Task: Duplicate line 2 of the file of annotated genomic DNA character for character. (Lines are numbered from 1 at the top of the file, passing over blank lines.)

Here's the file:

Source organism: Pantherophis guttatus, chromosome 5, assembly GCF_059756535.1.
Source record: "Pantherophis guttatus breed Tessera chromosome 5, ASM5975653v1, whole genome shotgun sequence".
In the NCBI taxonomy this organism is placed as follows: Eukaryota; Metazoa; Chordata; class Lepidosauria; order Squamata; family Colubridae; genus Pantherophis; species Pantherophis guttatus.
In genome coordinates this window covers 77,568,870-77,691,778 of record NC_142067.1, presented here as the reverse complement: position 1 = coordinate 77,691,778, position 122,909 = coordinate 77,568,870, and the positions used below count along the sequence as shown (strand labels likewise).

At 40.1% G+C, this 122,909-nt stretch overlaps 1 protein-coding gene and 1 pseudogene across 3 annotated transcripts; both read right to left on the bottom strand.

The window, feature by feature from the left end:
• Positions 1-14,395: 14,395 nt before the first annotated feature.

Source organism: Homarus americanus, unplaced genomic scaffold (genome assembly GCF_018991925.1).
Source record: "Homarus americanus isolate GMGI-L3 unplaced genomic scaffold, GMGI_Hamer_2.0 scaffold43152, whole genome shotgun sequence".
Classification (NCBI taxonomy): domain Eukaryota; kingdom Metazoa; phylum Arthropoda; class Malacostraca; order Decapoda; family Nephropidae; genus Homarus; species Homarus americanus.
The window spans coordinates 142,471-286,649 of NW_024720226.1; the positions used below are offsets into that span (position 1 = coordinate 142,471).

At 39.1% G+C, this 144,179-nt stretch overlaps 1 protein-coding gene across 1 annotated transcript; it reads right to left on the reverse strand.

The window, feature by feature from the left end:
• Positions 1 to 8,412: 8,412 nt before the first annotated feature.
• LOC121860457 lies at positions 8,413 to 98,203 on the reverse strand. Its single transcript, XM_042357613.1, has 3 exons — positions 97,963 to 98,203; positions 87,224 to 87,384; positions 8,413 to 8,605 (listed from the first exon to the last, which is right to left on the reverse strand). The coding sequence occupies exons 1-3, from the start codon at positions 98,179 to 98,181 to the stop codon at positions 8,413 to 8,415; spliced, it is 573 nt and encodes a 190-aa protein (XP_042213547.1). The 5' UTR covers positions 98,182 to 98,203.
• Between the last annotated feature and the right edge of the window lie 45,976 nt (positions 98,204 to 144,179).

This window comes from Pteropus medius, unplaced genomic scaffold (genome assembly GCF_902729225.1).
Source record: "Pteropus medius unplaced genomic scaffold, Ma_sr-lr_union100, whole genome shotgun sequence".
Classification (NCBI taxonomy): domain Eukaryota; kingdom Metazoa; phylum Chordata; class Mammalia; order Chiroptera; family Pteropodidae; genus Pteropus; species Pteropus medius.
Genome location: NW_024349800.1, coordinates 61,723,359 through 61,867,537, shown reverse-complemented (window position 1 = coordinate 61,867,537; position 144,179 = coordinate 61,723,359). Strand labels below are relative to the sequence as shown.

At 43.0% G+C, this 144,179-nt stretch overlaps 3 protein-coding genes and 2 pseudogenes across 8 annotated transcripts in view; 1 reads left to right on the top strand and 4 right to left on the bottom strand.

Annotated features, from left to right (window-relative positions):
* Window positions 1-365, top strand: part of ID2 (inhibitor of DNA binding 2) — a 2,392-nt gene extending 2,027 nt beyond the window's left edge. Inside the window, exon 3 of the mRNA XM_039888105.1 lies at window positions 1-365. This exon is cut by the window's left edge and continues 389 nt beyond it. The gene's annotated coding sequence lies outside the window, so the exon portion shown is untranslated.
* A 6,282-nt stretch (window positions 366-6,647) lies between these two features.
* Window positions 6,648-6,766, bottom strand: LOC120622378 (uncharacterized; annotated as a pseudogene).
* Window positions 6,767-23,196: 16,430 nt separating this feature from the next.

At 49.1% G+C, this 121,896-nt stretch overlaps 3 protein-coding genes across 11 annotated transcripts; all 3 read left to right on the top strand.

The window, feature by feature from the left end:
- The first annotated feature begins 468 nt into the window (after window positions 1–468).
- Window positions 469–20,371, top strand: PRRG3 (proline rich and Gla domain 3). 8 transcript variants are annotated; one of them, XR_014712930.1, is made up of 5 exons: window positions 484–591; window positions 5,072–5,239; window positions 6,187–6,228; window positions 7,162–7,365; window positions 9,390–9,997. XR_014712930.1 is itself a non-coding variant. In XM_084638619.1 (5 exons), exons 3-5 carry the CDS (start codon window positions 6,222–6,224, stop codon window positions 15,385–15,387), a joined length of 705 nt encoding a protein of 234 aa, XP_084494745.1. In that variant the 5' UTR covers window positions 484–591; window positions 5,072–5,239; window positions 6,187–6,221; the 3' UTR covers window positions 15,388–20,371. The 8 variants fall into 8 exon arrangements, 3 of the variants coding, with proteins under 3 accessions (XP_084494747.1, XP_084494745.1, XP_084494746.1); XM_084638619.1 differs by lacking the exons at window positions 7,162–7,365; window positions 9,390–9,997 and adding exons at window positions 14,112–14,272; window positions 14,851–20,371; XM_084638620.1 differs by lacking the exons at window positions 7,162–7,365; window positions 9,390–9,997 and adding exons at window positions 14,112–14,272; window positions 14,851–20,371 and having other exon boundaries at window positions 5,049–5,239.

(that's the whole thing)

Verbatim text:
Source record: "Pantherophis guttatus breed Tessera chromosome 5, ASM5975653v1, whole genome shotgun sequence".